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How to manage your mental health in cold weather during the pandemic

With the colder weather forcing more people inside, the mental health effects of isolation are getting worse. Here are some ways you can stay socially connected and when to seek professional help for mental health issues.

How can you fight isolation while staying indoors as much as possible?
Maintaining a level of social contact is crucial. People who live alone are at great risk, whether they are young or old. One solution is to stay in touch with family and friends, whether that's through social media, video chat, or phone. Maybe you can have a cup of coffee with someone over the phone in the morning. Write letters:sending and receiving them can be very rewarding. If you live with your family, do family activities, such as board games or listen to audio broadcasts, instead of watching TV. Take a walk in the cold with others.

How do you anticipate – and prepare for – a “mourning period” for your normal lifestyle?
This is an appropriate term. Missing out on things that made our lives enjoyable is normal, natural, and to be expected. Suppressing or ignoring the fact that we are grieving can make the situation worse. Recognize that grieving for activities you loved, such as going to theaters, parties, and restaurants, is legitimate, and normal. This is a process. We have to accept that we are in a highly unusual time; a pandemic is something people haven't had to deal with at this level for a century.

You need to realize that grief comes and goes, and other circumstances, such as fatigue, work stress, family conflict, and illness, can make it worse. You should seek the support of family and friends and, if necessary, professionals if you feel that your grief is continuing without seeing any relief after four to six weeks. Grief should soften a little over time.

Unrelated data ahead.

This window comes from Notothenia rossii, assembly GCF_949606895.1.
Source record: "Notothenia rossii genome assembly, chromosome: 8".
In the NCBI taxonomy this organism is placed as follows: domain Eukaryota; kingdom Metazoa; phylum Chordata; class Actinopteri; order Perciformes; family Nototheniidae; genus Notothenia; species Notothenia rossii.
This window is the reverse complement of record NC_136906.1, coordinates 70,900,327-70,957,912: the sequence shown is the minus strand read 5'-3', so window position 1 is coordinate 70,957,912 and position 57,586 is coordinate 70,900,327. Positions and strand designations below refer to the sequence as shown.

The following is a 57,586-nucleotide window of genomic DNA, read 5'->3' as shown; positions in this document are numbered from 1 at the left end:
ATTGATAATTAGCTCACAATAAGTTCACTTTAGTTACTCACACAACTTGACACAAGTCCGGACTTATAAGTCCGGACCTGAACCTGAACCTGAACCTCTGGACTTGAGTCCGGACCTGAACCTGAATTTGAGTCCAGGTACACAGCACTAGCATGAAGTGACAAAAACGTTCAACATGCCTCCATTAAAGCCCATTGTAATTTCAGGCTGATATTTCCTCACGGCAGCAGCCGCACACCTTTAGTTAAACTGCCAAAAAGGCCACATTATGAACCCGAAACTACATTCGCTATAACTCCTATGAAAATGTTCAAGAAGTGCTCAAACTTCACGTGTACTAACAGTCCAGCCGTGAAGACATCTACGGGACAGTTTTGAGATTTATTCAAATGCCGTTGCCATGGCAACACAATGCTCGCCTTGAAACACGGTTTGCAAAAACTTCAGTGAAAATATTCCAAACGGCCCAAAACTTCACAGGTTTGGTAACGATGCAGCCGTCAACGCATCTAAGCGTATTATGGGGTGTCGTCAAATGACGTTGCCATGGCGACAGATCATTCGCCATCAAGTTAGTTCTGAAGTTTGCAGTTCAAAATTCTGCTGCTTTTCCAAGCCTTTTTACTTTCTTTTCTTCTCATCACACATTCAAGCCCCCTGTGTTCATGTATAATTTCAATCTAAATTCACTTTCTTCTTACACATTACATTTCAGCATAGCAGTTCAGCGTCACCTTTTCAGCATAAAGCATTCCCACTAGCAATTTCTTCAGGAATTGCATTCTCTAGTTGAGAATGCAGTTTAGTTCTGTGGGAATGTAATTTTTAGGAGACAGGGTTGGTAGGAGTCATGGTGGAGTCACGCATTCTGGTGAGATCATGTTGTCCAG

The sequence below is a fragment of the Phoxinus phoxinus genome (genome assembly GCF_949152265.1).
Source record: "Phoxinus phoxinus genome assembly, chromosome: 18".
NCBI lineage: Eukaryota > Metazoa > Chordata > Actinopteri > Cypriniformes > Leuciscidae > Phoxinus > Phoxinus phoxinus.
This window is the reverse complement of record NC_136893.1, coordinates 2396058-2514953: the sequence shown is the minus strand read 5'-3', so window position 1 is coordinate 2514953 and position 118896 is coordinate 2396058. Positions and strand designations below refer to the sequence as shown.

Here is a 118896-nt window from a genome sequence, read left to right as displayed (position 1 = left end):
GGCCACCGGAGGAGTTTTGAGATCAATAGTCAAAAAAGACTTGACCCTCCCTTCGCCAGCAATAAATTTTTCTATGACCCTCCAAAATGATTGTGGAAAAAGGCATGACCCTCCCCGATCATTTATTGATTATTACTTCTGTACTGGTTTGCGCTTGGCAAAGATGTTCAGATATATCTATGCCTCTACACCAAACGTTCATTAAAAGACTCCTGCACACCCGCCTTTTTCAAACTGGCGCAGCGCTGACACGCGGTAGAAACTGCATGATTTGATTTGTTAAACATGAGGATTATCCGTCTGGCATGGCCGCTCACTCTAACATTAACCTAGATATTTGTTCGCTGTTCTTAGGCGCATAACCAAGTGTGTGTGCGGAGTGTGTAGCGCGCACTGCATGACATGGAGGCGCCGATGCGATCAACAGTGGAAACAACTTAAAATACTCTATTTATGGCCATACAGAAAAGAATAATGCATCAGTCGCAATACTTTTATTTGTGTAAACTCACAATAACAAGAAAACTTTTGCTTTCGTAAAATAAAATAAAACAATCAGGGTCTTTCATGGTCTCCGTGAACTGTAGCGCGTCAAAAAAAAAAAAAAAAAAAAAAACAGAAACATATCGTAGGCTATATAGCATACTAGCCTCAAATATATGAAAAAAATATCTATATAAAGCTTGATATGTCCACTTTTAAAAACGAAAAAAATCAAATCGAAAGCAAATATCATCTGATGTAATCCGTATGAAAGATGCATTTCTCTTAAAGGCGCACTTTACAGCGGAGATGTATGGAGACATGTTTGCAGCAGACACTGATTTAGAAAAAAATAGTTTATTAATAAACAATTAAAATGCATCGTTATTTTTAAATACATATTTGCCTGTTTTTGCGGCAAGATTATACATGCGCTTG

How can you mentally prepare for a change in the coming holidays?
The traditions of the holiday season will be radically changed. This time is associated with coming together, something that will decrease drastically. This is a time to take refuge in all the customs and cultures associated with it. You don't have to break those eating and collecting traditions. You can prepare food in smaller quantities for your immediate household, even if it is just for yourself.

How can you take good care of yourself?
Go back to basics: drink five to six glasses of water a day to stay hydrated, eat healthy foods such as fruits and vegetables, and maintain a consistent sleep/wake cycle, which is essential for maintaining mood and physical health. Your Monday-Friday sleep cycle schedule shouldn't differ much from your Saturday/Sunday sleep cycle schedule.

Reduce the urge to drink alcohol. While a glass of wine with dinner four to five nights a week isn't something to worry about, resist the temptation to have a glass of wine at three-thirty because you can. You may consume alcohol more frequently, especially if there is no one else in the house to monitor you. Do a self-check:do you use more alcohol than a year ago?

Plan for regular exercise. If you don't like going to a gym and don't have any equipment, you can use canned goods as weights, use YouTube videos to guide you through exercises or meditation. Build in at least 30 minutes of exercise 5 days a week.

Finally, make a list of things that give you pleasure – movies, crafts, reading, puzzles, sports, cooking, board games, listening to music, social calls – and do at least two things every day.

When should you seek professional help?
This is a matter of time and seriousness. If you go into what feels like a slump and lasts more than four weeks without much relief, it's a sign that you're not getting out. Look for disturbances in your life. Do you find it difficult to get to and stay asleep? Are there any changes in your eating habits? Have you lost your sense of hope for the future? Are you not interested in things that used to bring you joy? In more serious cases, do you feel that "it wouldn't be the worst if you didn't wake up tomorrow?" or do you have thoughts of harming yourself or other people? That is a sign to contact a professional.